The way that we will become a clean energy superpower is really unlocking business investment in this area. I think business is very desperate to do that but wants policy certainty.

Was there a particular moment that you had that made you decide to run?

It was in the lead up to COP26 that it became very clear that the Coalition wasn’t willing to do what was required. That was the nail in the coffin for me. If they had done something reasonable, I probably wouldn’t have run. It was the fact that they just were not willing to move. They wanted to stick with their old targets and there was no credibility, no policy behind it. I just thought, “It’s unacceptable and I have to run.”

Your father and grandfather were both Liberal Party politicians. Why did you decide to run as an independent?

I think the Liberal Party frankly has moved from where it used to be. That’s what my father says as well. There’s no reason climate should be an area that is left or right. It’s a question of science. And it is a question of economics. This is not a question of ideology.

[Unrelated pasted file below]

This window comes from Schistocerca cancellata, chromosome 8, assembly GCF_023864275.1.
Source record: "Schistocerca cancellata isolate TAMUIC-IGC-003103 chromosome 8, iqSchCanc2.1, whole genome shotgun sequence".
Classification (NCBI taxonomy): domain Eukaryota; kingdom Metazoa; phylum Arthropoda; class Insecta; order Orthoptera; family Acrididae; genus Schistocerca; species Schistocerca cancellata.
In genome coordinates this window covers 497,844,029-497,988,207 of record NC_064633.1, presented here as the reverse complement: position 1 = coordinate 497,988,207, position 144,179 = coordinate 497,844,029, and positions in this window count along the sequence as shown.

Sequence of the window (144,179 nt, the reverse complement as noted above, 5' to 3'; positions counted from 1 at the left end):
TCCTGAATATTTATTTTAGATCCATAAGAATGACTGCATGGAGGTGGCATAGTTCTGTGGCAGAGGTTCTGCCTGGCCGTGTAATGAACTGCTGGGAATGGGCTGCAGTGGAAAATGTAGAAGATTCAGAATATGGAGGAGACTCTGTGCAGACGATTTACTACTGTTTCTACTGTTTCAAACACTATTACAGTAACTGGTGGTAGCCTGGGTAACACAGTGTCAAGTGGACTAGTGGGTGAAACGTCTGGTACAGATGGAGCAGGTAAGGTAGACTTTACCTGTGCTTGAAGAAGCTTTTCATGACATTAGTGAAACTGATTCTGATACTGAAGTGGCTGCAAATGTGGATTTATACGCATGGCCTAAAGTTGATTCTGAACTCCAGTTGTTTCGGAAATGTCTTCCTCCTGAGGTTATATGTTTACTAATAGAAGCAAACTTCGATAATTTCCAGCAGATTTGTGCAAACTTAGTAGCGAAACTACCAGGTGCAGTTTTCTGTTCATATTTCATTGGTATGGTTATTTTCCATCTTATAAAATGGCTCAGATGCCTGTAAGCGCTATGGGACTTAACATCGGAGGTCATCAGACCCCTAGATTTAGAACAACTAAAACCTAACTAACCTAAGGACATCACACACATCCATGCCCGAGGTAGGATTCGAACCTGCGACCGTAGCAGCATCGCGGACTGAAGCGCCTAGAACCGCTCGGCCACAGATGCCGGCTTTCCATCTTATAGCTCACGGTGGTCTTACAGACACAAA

In this country, we’re incredibly lucky that the economics is actually with decarbonization, and the science is unambiguous. We’ve gotta take it out of being a culture war and back into a conversation of just how we do this.

Also, there just aren’t enough women in parliament, and that is a big driver for me as well. I’m the daughter of a feminist who ran her own business when women didn’t have businesses. The conservatives, over 25 years, they’ve never had more than 25% women in the House of Representatives. It’s basically been stuck at 23% for the last 25 years. I just think that’s unacceptable in this day and age. We just need to move to a parliament that reflects our country.

Should what happened in Australia send a message to governments elsewhere about not taking action on climate change?

Some of my team members have been contacted by people from other countries saying, “Can we replicate this?” So I believe that there’s an opportunity for this idea of proper community representation, really listening to the community understanding it, I think there’s a significant opportunity for that.

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Write to Amy Gunia at amy.gunia@time.com